41 Works

Data from: The genetic architecture of plant defense tradeoffs in a common monkeyflower

Nicholas Kooyers, Benjamin Blackman, Abigail Donofrio & Liza Holeski
Determining how adaptive combinations of traits arose requires understanding the prevalence and scope of genetic constraints. Frequently observed phenotypic correlations between plant growth, defenses, and/or reproductive timing have led researchers to suggest that pleiotropy or strong genetic linkage between variants affecting independent traits is pervasive. Alternatively, these correlations could arise via independent mutations in different genes for each trait and extensive correlational selection. Here we evaluate these alternatives by conducting a QTL mapping experiment involving...

Data from: Botany is the root and the future of invasion biology

Nicholas Kooyers, Brittany Sutherland, Craig Barrett, James Beck, Michael McKain, Maribeth Latvis & Erin Sigel
This dataset was used to create Figure 1 within the linked On the Nature of Things article. The article describes how botanists have historically contributed to the field of invasion biology and why botanists should be an important contributor in the coming years. To make this point, we compared the relative frequencies of google ngrams containing the words 'invasive species', 'invasive plants', or the sum of frequencies from several different animal taxa including: ‘invasive insects’,...

Data from: Genetic divergence between two phenotypically distinct bottlenose dolphin ecotypes suggests separate evolutionary trajectories

Pedro F. Fruet, Eduardo R. Secchi, Juliana C. Di Tullio, Paulo C. Simões-Lopes, Fábio Daura-Jorge, Ana Paula B. Costa, Els Vermeulen, Paulo André C. Flores, Rodrigo C. Genoves, Paula Laporta, Luciano B. Beheregaray & Luciana M. Möller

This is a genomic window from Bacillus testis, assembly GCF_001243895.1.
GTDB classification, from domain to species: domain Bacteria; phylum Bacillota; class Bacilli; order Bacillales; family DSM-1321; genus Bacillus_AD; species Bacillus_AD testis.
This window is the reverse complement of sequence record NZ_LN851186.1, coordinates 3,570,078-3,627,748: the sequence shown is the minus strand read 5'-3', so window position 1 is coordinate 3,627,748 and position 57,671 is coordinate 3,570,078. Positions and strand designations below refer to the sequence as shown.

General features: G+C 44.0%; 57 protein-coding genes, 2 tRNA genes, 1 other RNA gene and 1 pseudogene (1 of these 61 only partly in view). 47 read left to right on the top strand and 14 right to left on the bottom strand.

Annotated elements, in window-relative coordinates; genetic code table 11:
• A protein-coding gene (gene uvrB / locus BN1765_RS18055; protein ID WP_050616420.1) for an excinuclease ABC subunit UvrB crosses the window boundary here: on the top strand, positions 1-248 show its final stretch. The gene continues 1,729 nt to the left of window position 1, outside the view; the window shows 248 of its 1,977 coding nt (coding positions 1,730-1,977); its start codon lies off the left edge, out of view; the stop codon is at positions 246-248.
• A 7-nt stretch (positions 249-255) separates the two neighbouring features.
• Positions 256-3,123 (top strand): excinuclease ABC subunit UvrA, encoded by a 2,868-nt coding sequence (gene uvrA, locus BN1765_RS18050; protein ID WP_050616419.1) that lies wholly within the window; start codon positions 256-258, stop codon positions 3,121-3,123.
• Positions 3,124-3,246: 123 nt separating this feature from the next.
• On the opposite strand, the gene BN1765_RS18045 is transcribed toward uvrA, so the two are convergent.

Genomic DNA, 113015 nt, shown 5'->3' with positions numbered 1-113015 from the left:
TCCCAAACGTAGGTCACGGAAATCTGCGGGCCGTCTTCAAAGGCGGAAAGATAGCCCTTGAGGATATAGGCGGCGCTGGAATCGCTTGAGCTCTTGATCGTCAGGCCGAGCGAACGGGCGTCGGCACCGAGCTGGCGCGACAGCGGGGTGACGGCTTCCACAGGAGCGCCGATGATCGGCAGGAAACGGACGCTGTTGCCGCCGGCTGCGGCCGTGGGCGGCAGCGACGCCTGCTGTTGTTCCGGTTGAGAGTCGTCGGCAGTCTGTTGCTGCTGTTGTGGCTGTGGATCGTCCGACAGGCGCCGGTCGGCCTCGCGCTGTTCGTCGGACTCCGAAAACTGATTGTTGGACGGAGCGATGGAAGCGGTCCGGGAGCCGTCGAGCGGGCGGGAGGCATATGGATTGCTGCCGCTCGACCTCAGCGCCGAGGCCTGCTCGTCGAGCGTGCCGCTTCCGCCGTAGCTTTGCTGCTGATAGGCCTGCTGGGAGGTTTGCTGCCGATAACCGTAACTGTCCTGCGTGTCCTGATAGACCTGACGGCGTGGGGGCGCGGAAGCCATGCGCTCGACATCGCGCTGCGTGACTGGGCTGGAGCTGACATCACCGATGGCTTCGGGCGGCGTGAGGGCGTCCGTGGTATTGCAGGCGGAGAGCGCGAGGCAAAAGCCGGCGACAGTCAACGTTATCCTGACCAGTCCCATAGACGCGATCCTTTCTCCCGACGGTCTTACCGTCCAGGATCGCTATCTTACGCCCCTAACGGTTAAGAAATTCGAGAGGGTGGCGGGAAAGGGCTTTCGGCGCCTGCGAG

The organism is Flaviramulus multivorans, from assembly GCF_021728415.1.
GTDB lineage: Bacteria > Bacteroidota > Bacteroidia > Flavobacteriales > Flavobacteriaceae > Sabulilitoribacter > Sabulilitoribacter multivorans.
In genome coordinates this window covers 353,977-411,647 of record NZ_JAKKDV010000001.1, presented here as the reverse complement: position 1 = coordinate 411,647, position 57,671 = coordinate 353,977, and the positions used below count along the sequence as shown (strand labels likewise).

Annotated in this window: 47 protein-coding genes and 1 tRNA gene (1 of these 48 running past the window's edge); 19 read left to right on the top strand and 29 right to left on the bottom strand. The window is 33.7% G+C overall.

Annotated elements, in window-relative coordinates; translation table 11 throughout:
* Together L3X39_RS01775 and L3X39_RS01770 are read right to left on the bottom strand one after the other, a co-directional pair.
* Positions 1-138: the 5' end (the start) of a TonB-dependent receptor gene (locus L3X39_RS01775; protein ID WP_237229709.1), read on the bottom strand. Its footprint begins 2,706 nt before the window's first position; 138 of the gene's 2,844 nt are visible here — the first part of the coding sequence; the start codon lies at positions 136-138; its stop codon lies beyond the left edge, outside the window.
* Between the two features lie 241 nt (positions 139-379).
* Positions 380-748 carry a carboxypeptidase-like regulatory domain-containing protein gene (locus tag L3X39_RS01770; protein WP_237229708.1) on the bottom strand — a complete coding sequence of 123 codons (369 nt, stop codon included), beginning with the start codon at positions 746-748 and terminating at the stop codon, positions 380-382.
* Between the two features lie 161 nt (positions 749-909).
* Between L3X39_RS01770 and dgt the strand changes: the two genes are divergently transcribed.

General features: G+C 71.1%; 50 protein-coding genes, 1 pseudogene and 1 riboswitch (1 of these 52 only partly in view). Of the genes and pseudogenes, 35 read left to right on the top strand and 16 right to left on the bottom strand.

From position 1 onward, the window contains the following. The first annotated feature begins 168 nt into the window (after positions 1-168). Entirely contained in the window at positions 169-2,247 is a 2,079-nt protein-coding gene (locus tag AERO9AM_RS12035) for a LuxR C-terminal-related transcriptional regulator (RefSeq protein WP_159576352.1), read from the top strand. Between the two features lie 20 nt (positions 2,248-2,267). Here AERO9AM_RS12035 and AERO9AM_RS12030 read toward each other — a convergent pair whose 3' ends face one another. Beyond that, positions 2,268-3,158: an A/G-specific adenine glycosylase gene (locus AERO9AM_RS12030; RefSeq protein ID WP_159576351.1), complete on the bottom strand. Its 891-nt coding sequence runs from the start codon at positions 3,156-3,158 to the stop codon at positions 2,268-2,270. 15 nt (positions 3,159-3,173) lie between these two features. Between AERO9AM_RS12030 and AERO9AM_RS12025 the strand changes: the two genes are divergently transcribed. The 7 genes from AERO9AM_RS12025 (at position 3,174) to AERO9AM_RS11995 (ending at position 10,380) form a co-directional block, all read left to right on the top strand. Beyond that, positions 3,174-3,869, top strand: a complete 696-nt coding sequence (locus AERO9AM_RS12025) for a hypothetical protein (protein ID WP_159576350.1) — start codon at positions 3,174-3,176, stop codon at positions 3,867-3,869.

Due to their worldwide distribution and occupancy of different types of environments, bottlenose dolphins display considerable morphological variation. Despite limited understanding about the taxonomic identity of such forms and connectivity among them at global scale, coastal (or inshore) and offshore (or oceanic) ecotypes have been widely recognized in several ocean regions. In the Southwest Atlantic Ocean (SWA), however, there are scarce records of bottlenose dolphins differing in external morphology according to habitat preferences that resemble...

Data from: How far is too close? Restricted, sex-biased dispersal in black-capped vireos

Giri Athrey, Richard F. Lance & Paul L. Leberg
Understanding the interplay of dispersal and how it translates into gene flow is key to understanding population processes, and especially so for endangered species occupying fragmented habitats. In migratory songbirds, there is evidence that long-distance movement capabilities are not highly related to observed dispersal. Our objectives were to 1) define the fine-scale spatial genetic structure in the endangered black-capped vireos to shed light on dispersal patterns, and 2) to relate dispersal dynamics to overall population...

Data from: Coordinated dispersal and pre-Isthmian assembly of the Central American ichthyofauna